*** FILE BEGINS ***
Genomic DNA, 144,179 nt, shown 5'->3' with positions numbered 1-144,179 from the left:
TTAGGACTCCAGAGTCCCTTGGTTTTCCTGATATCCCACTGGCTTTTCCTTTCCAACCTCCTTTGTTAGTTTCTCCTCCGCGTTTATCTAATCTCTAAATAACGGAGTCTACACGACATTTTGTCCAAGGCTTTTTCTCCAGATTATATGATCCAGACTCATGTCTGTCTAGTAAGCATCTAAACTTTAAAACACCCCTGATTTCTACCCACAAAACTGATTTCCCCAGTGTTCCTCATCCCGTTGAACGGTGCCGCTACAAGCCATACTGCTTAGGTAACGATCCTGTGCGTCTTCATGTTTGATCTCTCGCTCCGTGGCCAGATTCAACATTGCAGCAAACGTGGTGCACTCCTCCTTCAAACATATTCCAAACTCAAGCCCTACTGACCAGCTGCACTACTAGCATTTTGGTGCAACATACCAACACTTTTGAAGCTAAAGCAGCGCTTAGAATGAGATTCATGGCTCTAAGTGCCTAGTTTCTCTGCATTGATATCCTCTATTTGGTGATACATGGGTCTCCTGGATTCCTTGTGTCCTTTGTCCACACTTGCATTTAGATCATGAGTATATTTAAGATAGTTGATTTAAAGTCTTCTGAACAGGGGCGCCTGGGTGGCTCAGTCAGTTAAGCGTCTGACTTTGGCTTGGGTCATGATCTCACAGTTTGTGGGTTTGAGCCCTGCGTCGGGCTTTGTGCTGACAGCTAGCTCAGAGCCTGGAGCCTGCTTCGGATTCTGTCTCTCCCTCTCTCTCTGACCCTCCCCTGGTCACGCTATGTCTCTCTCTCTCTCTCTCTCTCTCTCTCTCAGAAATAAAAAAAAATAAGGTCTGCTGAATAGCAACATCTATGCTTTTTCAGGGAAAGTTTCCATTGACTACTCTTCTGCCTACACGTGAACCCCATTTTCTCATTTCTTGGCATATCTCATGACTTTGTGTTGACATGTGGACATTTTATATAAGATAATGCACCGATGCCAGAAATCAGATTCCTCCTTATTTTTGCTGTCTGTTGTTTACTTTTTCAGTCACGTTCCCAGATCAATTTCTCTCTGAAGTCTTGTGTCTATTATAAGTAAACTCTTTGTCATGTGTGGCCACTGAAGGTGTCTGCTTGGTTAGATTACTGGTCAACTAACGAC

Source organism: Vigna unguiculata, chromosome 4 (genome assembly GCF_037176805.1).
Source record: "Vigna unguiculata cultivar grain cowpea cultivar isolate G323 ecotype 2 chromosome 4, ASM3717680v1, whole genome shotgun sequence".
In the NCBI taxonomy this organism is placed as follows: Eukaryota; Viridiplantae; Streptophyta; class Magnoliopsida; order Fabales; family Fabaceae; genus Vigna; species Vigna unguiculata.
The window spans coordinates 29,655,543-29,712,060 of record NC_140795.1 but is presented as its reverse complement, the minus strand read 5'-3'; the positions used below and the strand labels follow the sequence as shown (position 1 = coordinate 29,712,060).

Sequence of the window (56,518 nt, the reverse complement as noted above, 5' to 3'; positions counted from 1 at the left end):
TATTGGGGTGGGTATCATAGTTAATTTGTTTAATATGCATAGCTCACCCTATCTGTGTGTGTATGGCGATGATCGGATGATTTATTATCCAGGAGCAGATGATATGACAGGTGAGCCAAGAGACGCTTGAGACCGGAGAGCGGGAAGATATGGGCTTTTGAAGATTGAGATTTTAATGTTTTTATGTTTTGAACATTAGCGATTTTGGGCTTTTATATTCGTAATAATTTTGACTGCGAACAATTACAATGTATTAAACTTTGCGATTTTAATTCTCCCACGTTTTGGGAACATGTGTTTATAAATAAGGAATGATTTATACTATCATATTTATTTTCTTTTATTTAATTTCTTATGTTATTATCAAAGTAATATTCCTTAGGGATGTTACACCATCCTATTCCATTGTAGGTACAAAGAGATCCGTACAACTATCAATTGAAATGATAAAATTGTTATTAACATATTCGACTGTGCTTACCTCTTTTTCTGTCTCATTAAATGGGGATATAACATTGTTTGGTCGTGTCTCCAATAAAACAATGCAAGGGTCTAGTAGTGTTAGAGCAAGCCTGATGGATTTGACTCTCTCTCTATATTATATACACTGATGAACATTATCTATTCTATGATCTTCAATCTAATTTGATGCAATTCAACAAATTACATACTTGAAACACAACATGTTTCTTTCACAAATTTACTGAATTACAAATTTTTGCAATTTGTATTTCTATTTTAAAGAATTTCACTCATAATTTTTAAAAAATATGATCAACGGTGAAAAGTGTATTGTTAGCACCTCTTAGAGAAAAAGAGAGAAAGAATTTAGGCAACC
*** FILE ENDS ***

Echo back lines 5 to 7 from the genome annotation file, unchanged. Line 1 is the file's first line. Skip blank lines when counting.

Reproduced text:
In the NCBI taxonomy this organism is placed as follows: Eukaryota; Viridiplantae; Streptophyta; class Magnoliopsida; order Fabales; family Fabaceae; genus Vigna; species Vigna unguiculata.
The window spans coordinates 29,655,543-29,712,060 of record NC_140795.1 but is presented as its reverse complement, the minus strand read 5'-3'; the positions used below and the strand labels follow the sequence as shown (position 1 = coordinate 29,712,060).

Sequence of the window (56,518 nt, the reverse complement as noted above, 5' to 3'; positions counted from 1 at the left end):